Creativity Corner: What I’m learning about writing

I’ve been a professional writer for over 25 years, but I’ve rarely written for myself. I’m writing something for myself now, though, and I thought it might be helpful to share what I’m learning about writing.

I’ve had this idea kicking around in my head for something I might write. I’ve actually written bits of it, but it never went anywhere because I lacked a few things:

  1. a deadline—I was just kicking these ideas around figuring that one day they’d gel. But “one day” is not a deadline, so I spent far more time not writing this material than I did writing it.
  2. belief—in myself, in the project. I fell into the Willits—”Will it mean anything to anyone, will anyone care?” The one Willit I did not entertain was “Will it sell?” because I knew I was only writing a first draft (when I was writing at all, that is) and first drafts are just for getting the material out of your head and into your computer.
  3. support—yes, I read a couple of pieces to a few people; they liked it. But I needed someone or a group of someones who could keep me accountable and nudge me forward.

I remembered the old saying “You don’t know what you don’t know.” And I realized that despite all my decades of writing for other people, I had no idea what I was doing in this new format. Well, I had some ideas. But not enough to shore up my belief in myself—I just needed someone more experienced to tell me I was on the right track. And support—yeah, that one made me laugh because I tell my writers all the time that sharing their work with other writers is the only way to get better, whether it’s with a writers’ group or a coach.

A coach. I needed a writing coach. And as if by magic an email floated into my in-box: my friend Nadia, a very fine writer, inviting people to join her private Memoir/Creative Non-Fiction class.

I committed to bringing new material to each class, even though I knew I’d probably only get a chance to share it every other week. I had a deadline.

Sharing did indeed help shore up my belief—in myself, in the material I was working on. The women in my class seemed eager to hear what I’d brought each week. We did a group reading in front of a small audience—the strangers liked my work, too. I began to believe that I do have a story to tell.

And support—I did learn one or two technical things about writing a memoir, and my classmates always offered sensitive, insightful comments about the pieces I brought in. But I think the most supportive thing for me was just to sit every week in a roomful of writers (yes, this class happened in the real world. Can you imagine it?) and have them accept me as one of their own.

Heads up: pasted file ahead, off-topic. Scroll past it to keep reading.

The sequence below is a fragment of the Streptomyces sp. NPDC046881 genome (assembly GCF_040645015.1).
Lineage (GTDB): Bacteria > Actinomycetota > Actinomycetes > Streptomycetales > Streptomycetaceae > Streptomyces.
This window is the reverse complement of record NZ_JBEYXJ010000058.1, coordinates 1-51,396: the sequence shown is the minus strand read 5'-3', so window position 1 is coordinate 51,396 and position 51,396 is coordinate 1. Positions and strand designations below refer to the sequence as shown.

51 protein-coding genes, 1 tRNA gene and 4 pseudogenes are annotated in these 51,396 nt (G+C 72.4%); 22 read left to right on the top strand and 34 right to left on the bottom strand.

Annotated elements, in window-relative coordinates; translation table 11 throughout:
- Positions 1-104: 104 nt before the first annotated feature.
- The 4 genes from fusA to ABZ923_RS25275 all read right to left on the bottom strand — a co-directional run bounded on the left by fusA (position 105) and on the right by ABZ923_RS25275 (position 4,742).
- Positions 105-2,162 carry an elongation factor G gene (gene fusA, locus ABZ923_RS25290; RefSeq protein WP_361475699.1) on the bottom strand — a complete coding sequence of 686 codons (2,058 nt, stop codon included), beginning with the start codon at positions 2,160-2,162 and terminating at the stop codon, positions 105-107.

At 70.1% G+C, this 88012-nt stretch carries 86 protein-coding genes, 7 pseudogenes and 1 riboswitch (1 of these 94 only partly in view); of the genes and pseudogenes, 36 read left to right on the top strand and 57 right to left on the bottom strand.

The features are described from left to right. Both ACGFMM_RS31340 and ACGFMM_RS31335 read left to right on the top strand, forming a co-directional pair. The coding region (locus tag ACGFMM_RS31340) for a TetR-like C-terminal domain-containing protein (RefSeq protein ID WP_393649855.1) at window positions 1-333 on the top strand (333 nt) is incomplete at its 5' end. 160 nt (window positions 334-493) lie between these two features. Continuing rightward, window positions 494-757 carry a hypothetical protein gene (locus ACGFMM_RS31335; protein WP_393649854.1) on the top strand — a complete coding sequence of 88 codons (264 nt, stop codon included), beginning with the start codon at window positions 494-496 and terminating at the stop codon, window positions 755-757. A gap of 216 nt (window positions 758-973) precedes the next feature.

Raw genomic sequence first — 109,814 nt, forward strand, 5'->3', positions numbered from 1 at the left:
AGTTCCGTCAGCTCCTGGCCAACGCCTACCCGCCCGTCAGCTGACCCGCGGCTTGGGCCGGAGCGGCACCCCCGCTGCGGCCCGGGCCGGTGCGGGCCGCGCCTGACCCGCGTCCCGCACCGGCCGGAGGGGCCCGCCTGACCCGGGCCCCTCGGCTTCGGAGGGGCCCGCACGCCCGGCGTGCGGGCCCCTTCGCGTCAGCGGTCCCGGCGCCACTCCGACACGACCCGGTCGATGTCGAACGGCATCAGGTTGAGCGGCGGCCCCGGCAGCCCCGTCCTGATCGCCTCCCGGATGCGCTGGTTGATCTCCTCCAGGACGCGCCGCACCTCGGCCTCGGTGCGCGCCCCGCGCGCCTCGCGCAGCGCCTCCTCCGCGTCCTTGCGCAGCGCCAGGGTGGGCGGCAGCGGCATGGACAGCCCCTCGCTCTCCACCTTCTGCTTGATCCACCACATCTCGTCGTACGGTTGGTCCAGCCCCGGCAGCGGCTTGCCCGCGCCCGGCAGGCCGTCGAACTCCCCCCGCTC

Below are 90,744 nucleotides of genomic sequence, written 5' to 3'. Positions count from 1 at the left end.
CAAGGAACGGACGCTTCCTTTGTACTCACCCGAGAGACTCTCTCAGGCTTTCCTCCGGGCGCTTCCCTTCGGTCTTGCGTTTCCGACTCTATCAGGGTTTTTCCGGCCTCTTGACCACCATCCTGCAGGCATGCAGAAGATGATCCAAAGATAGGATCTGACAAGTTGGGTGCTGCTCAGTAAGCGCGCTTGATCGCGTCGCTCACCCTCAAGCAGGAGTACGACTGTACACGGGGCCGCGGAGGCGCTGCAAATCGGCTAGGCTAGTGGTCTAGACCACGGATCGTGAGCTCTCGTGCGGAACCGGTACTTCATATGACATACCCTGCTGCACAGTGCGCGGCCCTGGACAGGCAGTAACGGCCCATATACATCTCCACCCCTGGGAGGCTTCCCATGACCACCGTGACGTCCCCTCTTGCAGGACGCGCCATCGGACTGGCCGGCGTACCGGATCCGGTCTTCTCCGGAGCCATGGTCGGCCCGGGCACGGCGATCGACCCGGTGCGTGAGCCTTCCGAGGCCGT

That’s why I called the program I offered this summer “Permission to Write”—because I realized that everyone needs it. Even me.

I’ll post every week about the things I’m learning and doing as I write the book. Subscribe to this blog to be sure to catch every post.

The Power of a Story

Just finished reading two memoirs – Piper Kerman’s account of a year in the grip of the federal prison system, Orange is the New Black, and Tori Murden McClure’s story of her two stints in solitary, as she attempted to become the first woman to row solo across the Atlantic Ocean.

Contrary to what you might expect, the rower survived more dangerous encounters than the inmate, but both women endured more deprivation than most of us will ever be capable of. (Today, for example, I abandoned my office and hightailed it to the air-conditioned public library just because the temperature climbed above 90 degrees.)

Ultimately I found the “woman-against-the-elements” narrative more compelling than the “woman-loses-all-power-but-still-survives” story – but the key to both books is that the writer grew as a result of her experiences, and not in the perfunctory “I’m a better person now than I was then” manner that seems de rigeur for memoirists.

And that, I think, is the key to the power of a good story.  Whether it’s something that has actually happened to you or a story with a good moral that you’ve plucked from history or literature, it has to have some real, tangible impact on you – the speaker – if it’s going to have an impact on your audience.